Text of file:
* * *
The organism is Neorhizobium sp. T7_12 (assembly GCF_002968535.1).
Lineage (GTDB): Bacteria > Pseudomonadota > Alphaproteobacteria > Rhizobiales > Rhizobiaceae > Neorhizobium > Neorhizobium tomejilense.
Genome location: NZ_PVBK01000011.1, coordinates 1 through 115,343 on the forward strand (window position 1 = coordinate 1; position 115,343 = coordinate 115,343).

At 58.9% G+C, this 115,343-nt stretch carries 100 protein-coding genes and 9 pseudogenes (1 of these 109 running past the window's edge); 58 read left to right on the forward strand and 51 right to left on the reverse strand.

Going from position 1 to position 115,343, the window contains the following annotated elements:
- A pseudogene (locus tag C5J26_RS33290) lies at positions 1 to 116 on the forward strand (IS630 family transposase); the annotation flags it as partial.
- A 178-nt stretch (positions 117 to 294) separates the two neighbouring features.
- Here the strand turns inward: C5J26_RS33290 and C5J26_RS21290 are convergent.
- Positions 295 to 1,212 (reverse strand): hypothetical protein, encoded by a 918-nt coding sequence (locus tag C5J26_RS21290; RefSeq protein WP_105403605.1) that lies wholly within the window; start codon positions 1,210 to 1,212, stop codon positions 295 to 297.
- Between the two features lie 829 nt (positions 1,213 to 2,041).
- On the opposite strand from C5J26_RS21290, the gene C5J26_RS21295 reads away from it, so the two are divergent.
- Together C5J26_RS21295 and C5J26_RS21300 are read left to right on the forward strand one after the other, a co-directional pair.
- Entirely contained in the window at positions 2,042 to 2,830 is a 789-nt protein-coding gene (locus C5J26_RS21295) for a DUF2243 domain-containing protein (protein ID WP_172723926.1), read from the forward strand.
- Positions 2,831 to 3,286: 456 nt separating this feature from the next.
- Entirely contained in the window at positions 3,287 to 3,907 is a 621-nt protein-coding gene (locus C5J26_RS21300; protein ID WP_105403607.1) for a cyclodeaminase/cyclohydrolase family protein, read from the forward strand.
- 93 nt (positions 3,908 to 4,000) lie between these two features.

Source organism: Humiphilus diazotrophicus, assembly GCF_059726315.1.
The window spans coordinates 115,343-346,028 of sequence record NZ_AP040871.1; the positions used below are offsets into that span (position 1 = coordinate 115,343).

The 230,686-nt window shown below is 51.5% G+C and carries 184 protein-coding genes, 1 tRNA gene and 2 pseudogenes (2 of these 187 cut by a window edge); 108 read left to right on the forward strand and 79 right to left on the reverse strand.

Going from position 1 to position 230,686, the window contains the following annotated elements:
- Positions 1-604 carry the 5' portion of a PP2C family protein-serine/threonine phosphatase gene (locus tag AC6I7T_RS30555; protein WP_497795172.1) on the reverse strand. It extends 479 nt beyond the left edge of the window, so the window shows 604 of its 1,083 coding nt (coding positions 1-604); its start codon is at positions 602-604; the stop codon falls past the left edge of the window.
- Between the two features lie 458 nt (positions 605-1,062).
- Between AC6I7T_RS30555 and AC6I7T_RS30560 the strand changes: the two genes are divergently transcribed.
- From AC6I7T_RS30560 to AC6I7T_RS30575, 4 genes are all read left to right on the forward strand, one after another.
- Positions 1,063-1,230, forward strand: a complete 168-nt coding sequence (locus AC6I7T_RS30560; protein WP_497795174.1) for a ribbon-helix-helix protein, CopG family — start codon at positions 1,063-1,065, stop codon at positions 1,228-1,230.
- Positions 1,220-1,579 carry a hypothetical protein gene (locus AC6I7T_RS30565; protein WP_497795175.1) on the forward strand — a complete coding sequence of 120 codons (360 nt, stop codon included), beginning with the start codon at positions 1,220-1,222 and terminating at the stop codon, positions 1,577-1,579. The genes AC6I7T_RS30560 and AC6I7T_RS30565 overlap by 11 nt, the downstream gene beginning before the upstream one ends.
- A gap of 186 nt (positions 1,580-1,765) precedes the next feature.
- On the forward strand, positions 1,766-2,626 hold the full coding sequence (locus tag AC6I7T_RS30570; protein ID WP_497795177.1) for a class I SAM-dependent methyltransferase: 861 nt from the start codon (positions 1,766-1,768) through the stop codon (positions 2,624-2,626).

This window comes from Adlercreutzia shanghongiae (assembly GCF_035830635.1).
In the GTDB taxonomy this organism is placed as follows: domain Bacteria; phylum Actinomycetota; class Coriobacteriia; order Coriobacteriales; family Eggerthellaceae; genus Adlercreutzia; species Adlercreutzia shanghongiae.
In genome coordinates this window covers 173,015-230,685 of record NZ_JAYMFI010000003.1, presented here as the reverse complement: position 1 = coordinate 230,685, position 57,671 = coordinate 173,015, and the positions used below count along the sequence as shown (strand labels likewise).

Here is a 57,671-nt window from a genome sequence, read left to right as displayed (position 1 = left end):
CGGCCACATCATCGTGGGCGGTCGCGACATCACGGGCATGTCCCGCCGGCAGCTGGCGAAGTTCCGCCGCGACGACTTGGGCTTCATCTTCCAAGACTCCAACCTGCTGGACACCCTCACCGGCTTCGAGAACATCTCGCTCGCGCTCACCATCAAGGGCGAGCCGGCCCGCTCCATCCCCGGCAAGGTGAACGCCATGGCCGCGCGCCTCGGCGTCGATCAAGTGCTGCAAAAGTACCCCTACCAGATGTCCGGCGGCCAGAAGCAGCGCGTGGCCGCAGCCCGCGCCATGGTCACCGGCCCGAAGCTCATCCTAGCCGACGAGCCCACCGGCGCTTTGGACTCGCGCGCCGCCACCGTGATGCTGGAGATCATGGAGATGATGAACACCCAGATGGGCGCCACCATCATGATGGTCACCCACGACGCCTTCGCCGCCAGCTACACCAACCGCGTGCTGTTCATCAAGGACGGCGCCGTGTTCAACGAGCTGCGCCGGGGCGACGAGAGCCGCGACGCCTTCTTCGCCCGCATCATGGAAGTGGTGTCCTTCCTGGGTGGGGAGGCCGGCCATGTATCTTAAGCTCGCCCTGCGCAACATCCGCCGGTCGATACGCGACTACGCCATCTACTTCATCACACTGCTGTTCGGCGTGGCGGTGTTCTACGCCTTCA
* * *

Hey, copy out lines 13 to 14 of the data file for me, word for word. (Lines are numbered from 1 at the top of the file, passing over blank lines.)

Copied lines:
- Entirely contained in the window at positions 2,042 to 2,830 is a 789-nt protein-coding gene (locus C5J26_RS21295) for a DUF2243 domain-containing protein (protein ID WP_172723926.1), read from the forward strand.
- Positions 2,831 to 3,286: 456 nt separating this feature from the next.